Shopping for a new TV is often a joyous experience for the whole family, although certain dads might disagree since he is happy with standard definition, while other family members go on and on about High Definition. Where do you draw the line? Of course, the ultimate say still boils down to the almighty dollar, but assuming money is no object, what are your other criteria when it comes to purchasing a color TV? While High Definition sets are nice to look at and all, they certainly cause a sizable dent in the average family’s budget. What will it be – rear-projection TVs, LCDs, or plasmas?
Several TV manufacturers have already taken the step to replace bulbs in rear projection TVs with lasers as well as LEDs. This is definitely a fundamental change since lasers and LEDs don’t beam white light, relying instead on red, green, and blue building blocks to get the picture across. Such beams are emitted in a narrow band of wavelengths that are close to pure colors, and thus you end up with a brilliant result that boasts vivid color hues in a broad range. Better colors are not the only advantage though, as lasers and LEDs are rated to last throughout the lifetime of the TV set itself, whereas rear projection bulbs need to be replaced all too frequently.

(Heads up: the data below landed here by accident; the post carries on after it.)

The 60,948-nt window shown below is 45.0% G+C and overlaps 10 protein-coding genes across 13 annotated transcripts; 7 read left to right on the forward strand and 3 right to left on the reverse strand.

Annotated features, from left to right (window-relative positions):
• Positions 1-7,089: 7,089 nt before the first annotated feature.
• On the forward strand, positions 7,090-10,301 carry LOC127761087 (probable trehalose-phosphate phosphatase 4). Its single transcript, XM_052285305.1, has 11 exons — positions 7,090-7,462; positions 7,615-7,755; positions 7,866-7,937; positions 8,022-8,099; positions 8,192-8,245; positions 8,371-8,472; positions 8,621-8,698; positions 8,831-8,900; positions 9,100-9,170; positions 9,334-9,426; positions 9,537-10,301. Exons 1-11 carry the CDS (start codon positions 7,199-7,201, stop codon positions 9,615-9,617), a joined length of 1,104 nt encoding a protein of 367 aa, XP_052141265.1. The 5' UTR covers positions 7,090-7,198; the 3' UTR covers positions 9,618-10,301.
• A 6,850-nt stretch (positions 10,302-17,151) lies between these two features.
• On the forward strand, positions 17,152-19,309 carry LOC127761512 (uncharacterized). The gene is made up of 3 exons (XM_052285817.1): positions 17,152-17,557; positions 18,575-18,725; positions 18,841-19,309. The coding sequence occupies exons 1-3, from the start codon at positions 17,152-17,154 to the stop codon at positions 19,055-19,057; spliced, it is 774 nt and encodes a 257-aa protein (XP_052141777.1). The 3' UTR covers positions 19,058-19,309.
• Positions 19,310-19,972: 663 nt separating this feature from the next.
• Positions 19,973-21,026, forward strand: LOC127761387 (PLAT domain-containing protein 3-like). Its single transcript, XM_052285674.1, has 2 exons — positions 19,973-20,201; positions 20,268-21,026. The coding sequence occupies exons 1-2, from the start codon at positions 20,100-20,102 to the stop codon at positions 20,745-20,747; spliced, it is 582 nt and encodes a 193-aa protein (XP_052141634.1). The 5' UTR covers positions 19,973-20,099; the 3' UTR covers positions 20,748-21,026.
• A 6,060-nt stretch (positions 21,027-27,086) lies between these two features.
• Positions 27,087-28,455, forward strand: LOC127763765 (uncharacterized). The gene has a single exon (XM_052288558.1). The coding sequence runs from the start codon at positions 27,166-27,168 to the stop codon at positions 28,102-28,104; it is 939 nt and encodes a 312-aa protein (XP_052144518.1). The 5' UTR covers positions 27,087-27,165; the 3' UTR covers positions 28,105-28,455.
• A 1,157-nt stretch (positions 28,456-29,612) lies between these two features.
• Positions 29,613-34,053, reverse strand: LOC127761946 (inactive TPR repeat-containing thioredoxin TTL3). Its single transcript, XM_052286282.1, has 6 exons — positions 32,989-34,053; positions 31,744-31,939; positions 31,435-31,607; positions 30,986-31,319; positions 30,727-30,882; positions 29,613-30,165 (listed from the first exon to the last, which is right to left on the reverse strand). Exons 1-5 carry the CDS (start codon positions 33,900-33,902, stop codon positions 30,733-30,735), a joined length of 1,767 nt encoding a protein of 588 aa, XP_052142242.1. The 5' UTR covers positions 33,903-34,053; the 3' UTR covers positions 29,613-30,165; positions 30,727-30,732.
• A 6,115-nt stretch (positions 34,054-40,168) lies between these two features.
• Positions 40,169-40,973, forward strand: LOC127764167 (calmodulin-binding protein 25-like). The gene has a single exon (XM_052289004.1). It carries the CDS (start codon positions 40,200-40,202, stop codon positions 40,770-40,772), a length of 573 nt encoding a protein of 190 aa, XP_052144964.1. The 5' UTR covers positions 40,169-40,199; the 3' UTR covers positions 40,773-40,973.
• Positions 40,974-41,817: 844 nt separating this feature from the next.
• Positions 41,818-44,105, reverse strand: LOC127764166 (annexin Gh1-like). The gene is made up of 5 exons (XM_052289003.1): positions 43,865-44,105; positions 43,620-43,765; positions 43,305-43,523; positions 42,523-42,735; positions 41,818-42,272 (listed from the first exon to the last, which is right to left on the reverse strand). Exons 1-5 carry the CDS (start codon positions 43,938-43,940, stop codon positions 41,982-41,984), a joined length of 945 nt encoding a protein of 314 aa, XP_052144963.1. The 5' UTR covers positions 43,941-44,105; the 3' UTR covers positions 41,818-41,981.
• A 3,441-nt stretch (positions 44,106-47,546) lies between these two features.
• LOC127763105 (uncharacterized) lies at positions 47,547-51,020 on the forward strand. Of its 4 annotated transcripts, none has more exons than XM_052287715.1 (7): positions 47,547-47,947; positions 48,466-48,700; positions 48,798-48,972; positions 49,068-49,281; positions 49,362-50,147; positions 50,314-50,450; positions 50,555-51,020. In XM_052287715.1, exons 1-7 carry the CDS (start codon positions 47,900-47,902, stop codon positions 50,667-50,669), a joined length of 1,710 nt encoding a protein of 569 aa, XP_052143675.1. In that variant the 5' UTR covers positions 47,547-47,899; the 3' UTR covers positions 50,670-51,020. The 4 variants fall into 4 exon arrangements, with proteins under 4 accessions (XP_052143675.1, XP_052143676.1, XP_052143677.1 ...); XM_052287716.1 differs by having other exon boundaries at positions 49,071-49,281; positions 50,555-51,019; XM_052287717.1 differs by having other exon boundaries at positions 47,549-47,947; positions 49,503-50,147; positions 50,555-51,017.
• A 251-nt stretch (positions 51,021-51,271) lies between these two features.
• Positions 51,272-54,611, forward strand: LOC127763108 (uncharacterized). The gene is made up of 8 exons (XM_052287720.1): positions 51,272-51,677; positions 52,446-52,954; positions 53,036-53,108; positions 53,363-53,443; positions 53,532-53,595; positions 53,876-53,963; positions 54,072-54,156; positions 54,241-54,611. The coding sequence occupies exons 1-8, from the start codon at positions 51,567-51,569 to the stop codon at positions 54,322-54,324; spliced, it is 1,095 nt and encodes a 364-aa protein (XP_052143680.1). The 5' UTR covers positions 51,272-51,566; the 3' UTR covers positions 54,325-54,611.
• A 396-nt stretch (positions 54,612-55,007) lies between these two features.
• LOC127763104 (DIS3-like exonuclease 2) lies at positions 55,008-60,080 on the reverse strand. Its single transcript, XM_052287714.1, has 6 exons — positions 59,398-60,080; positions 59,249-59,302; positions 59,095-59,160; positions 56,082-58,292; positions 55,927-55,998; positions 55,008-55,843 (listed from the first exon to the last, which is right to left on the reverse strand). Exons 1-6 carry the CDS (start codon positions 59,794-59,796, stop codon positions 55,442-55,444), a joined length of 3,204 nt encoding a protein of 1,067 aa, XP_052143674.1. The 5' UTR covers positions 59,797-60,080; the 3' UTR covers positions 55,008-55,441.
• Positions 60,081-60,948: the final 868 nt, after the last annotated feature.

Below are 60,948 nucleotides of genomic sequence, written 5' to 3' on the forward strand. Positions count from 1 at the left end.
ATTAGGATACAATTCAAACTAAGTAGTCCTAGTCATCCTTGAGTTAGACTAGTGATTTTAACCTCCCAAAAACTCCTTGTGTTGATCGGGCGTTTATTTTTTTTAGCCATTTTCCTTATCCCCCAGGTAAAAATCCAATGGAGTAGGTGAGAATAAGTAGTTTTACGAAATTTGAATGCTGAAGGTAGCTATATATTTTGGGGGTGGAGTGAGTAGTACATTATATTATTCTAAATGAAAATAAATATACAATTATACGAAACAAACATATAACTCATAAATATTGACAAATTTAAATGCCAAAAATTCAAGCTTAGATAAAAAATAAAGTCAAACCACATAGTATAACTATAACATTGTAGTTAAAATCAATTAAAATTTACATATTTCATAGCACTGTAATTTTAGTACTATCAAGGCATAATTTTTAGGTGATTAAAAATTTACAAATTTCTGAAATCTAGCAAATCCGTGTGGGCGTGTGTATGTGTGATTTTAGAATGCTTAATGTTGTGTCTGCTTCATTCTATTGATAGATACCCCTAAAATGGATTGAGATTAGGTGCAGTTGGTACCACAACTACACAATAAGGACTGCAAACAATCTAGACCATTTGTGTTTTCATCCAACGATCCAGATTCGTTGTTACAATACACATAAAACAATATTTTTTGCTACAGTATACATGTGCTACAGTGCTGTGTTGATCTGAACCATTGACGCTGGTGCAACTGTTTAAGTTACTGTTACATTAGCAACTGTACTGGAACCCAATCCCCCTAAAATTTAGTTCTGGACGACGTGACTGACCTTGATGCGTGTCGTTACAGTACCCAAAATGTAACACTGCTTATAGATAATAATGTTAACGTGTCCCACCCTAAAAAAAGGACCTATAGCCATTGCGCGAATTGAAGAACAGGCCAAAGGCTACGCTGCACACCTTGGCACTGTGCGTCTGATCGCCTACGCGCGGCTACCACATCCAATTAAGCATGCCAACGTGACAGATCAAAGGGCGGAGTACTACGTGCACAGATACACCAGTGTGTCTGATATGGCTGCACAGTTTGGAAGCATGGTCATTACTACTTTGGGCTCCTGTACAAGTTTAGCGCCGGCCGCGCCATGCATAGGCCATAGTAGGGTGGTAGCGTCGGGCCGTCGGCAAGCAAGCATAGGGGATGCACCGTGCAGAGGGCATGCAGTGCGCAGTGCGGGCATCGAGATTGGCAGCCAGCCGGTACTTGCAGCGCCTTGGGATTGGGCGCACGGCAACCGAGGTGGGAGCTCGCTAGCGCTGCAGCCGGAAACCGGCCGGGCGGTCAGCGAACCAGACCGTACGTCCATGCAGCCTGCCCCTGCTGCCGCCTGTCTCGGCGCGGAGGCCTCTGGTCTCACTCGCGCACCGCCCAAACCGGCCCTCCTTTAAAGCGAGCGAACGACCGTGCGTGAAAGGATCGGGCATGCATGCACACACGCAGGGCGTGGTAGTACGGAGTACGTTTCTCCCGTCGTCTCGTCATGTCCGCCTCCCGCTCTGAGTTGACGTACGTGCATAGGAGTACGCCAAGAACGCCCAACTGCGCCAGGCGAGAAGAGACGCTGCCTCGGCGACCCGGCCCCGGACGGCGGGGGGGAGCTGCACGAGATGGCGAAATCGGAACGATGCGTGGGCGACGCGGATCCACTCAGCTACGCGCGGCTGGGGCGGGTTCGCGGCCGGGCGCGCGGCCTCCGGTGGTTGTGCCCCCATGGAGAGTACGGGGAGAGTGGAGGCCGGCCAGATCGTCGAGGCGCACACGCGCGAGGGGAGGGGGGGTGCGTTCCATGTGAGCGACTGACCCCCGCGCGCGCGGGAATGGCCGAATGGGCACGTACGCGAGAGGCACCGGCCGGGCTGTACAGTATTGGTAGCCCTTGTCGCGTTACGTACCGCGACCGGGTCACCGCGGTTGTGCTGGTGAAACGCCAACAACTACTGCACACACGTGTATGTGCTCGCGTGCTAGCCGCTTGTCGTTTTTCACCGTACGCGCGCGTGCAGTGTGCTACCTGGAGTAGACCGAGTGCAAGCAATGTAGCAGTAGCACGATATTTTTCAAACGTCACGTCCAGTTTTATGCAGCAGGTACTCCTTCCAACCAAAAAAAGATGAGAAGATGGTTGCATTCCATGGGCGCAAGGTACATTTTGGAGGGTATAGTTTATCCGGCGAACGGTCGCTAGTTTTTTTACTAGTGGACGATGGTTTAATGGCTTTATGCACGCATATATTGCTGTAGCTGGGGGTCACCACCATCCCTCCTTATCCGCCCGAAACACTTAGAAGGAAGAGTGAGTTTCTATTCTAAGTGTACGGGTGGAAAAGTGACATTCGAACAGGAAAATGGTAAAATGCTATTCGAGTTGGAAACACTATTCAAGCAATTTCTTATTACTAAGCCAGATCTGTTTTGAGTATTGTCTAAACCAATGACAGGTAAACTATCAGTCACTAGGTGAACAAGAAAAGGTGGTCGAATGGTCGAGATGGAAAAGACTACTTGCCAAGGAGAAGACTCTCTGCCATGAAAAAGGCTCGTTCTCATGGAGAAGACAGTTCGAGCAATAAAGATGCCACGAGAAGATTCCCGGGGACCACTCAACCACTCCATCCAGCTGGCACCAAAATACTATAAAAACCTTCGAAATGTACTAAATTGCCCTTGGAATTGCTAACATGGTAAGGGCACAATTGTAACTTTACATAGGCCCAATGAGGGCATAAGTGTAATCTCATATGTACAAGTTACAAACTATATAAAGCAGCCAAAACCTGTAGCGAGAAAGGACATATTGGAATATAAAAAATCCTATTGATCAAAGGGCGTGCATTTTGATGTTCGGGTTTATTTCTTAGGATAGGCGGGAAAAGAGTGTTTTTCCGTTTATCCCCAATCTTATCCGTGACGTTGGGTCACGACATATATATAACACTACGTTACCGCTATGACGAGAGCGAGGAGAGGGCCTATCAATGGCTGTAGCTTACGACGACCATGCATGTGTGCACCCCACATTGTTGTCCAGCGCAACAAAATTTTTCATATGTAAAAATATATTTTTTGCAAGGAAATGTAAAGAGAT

Lasers are the next big thing though, and this technology is even more impressive than LEDs. As with LEDs, you don’t have to worry about lifespan, while lasers boast a wider color range compared to LEDs. You do lose out on the thinness of LCD and plasma panels though, but rear projection sets that utilize lasers could potentially be slimmed down further by taking advantage of advances in folded optics. I still hold fast to the idea that if you need to use a purchase now, don’t bother reading about upcoming technologies. You will never be able to stay ahead of the curve, so might as well make the best of the current situation and pick out a TV of your choice.
Source: New York Times